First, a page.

Firing up the barbie?
Here’s how to stay safe.
When the weather’s hot, you can’t beat a bit of barbecuing. Cooking outside is a great way to enjoy the summer – and it keeps the kitchen tidy! But while you’re eating and relaxing, don’t forget the basics when it comes to barbecue safety. Here are some tips to remind you.
First things first – if you live in a flat
If you live in a flat, don’t use a barbecue on your balcony. They’re a fire risk. Falling embers could cause a fire on the balconies below you. There’s also a possibility that carbon monoxide could enter the flat through open windows. As such, using a barbecue on your balcony will put you in breach of your tenancy agreement. We also ask you not to store barbecues in communal areas.
Barbecue safety tips
To avoid injuries or damage to property, follow these simple precautions:
- never leave the barbecue unattended
- ensure the barbecue is on a flat site, well away from a shed, trees or shrubs
- keep children, garden games and pets well away from the cooking area
- keep a bucket of water or sand nearby for emergencies
- make sure the barbecue is cool before attempting to move it.
- put them on an even surface, on either bricks or paving slabs
- place them well away from the house, shed or fence
- don’t put one on or near a public bench
- make sure it’s cooled down before putting it in the bin – allow it to cool for several hours and then consider pouring water over it to make sure it’s out.
- use only enough charcoal to cover the base to a depth of about 50mm (2 inches)
- only use recognised fire lighters or starter fuel and only on cold coals – use the minimum necessary and never use petrol
- never put hot ashes straight into a dustbin – they could melt the plastic and cause a fire.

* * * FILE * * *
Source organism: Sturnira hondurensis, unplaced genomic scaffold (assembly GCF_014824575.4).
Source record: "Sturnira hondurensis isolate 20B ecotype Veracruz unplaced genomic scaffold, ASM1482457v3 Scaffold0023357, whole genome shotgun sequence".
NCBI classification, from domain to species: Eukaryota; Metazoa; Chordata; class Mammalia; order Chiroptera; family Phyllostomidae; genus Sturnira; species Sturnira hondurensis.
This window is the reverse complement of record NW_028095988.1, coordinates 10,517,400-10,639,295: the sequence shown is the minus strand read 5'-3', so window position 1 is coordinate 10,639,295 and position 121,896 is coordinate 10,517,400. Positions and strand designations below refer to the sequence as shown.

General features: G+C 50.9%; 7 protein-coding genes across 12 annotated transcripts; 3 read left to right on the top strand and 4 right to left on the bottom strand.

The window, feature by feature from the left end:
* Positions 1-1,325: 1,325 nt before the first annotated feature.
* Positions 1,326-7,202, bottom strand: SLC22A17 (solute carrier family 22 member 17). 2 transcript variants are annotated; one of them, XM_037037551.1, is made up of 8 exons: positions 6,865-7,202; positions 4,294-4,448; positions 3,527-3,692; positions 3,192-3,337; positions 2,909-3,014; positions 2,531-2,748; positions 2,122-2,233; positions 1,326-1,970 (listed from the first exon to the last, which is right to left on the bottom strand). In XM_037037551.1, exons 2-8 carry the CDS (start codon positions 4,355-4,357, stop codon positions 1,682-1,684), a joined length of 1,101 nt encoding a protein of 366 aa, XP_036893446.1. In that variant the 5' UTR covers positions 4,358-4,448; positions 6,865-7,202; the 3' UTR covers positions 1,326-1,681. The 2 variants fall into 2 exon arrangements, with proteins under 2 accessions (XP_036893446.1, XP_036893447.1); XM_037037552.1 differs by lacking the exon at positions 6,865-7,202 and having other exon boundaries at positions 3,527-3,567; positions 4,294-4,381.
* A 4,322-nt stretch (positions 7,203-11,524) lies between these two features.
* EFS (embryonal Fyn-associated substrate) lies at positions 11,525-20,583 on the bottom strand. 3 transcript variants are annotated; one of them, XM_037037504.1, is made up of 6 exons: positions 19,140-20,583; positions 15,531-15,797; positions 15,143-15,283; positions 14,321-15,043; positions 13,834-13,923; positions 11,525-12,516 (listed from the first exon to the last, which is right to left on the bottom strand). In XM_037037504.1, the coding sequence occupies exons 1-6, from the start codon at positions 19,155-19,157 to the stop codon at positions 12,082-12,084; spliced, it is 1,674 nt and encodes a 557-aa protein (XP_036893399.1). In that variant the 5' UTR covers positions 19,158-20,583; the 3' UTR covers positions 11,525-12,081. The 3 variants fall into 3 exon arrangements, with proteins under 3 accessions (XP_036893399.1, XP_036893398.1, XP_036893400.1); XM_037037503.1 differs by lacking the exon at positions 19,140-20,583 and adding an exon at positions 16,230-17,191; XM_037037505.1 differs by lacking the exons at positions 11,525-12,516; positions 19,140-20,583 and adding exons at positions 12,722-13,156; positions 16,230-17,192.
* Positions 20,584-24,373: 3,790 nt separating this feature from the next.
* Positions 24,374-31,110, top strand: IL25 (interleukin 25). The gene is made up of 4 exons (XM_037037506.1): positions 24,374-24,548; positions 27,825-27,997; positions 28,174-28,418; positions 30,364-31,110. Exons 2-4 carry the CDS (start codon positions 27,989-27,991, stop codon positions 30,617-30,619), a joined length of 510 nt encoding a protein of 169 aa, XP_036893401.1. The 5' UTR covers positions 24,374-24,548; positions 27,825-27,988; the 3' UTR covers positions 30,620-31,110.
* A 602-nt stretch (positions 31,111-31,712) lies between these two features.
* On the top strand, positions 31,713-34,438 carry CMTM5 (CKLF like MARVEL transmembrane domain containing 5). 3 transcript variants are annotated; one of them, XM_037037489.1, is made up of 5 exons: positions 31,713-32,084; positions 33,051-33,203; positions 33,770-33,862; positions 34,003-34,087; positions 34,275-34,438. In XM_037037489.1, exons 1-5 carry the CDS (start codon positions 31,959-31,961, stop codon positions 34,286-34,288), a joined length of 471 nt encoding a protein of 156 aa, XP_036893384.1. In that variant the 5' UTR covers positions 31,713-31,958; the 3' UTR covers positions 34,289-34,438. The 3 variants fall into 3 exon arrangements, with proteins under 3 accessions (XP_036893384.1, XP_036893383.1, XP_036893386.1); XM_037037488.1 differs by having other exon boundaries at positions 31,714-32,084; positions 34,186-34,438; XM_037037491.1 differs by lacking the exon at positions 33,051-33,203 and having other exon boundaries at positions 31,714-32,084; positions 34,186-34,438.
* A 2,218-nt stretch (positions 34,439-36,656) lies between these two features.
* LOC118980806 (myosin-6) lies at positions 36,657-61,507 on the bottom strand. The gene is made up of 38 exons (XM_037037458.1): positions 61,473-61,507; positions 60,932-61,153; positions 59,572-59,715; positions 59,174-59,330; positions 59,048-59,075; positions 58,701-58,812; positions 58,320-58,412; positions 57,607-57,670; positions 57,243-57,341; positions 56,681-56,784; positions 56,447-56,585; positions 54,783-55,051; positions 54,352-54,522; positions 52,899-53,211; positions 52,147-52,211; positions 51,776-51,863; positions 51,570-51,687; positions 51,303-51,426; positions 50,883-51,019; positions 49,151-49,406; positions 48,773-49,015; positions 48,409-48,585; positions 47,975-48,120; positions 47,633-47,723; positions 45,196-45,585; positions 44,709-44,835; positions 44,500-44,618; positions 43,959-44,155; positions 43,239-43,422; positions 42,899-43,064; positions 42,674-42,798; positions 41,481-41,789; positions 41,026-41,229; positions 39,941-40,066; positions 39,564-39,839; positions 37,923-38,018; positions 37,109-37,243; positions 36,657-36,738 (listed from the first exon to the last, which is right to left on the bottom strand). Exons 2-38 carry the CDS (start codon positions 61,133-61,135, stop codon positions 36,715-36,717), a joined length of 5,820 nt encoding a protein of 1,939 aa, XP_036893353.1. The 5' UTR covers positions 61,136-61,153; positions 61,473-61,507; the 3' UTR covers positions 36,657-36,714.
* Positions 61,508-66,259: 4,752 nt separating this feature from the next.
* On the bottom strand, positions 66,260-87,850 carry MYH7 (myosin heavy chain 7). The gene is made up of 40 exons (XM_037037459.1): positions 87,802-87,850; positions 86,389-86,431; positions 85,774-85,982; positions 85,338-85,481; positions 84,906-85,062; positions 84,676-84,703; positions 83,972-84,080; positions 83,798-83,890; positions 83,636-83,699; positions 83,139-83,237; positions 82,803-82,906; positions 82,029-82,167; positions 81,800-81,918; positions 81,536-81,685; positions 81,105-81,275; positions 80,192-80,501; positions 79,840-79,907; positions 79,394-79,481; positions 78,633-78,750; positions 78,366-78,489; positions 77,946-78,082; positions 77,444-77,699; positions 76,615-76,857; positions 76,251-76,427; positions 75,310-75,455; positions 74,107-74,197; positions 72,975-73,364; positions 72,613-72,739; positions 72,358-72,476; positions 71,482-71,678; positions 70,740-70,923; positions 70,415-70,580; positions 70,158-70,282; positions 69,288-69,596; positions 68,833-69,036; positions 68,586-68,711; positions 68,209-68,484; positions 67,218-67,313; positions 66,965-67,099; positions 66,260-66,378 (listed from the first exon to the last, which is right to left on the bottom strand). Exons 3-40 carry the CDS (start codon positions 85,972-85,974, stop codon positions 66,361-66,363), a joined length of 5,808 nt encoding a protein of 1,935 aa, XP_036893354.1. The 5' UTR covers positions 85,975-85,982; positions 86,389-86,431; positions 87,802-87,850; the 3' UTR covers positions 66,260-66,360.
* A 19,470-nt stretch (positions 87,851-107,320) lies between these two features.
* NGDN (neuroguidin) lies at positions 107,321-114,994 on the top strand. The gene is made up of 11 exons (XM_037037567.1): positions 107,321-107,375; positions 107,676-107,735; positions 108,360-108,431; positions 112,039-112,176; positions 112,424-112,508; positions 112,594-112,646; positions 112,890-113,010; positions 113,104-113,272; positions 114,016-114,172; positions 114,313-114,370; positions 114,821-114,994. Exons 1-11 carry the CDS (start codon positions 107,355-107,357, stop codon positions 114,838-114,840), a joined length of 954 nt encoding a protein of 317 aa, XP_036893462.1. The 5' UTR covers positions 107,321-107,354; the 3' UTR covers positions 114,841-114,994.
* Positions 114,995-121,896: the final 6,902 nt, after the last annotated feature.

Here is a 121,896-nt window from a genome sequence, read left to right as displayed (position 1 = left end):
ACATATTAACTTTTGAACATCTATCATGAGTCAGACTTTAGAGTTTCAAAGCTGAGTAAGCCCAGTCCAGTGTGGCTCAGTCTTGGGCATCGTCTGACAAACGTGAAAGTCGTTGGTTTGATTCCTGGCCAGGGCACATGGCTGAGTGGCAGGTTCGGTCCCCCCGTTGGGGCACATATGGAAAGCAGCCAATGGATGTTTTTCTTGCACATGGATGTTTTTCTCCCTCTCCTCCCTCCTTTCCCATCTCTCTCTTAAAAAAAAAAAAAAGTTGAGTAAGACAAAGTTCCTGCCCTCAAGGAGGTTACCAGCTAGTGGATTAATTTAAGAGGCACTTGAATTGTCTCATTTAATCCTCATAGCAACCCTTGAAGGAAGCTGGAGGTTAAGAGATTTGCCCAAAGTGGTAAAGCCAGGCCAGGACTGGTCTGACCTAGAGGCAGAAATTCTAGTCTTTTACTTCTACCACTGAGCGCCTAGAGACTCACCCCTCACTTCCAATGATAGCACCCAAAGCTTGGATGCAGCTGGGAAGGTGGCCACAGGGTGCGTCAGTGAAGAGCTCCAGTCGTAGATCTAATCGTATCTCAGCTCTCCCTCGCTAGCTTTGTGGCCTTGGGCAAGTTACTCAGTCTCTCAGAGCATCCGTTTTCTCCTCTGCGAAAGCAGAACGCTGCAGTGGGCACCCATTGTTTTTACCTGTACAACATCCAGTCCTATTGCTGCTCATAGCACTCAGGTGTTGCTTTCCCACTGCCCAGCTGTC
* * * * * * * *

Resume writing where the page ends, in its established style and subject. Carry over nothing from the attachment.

- make sure the tap is turned off before changing the gas cylinder
- change cylinders outdoors if possible or in a well-ventilated area
- if you suspect a leak to the cylinder or pipe work, brush soapy water around the joints and watch for bubbles – tighten to fix but don’t over tighten
- after cooking, turn off the gas cylinder before turning off at the controls to ensure any residual gas in the pipe work is used up.
Be carbon monoxide aware
Always use fuel-burning devices such as disposable barbecues, camping stoves, camping heaters, lanterns, and charcoal grills OUTSIDE. They should never be used in a tent or enclosed shelter such as a shed or garage.
Using them indoors can cause carbon monoxide (CO) poisoning. They give off fumes for hours after you’ve used them – levels high enough to result in CO poisoning. Opening tent flaps, doors, or windows won’t stop the build-up of CO fumes. Also, when using fuel-burning devices outside, the exhaust should not vent into enclosed shelters.
By far the biggest danger is the use of flammable liquids to light the barbecue. We’re aware of some bpha residents pouring petrol onto charcoal in an effort to get the barbecue going. Unsurprisingly, the result has been highly dangerous. It’s better to prepare well in advance and light the charcoal early.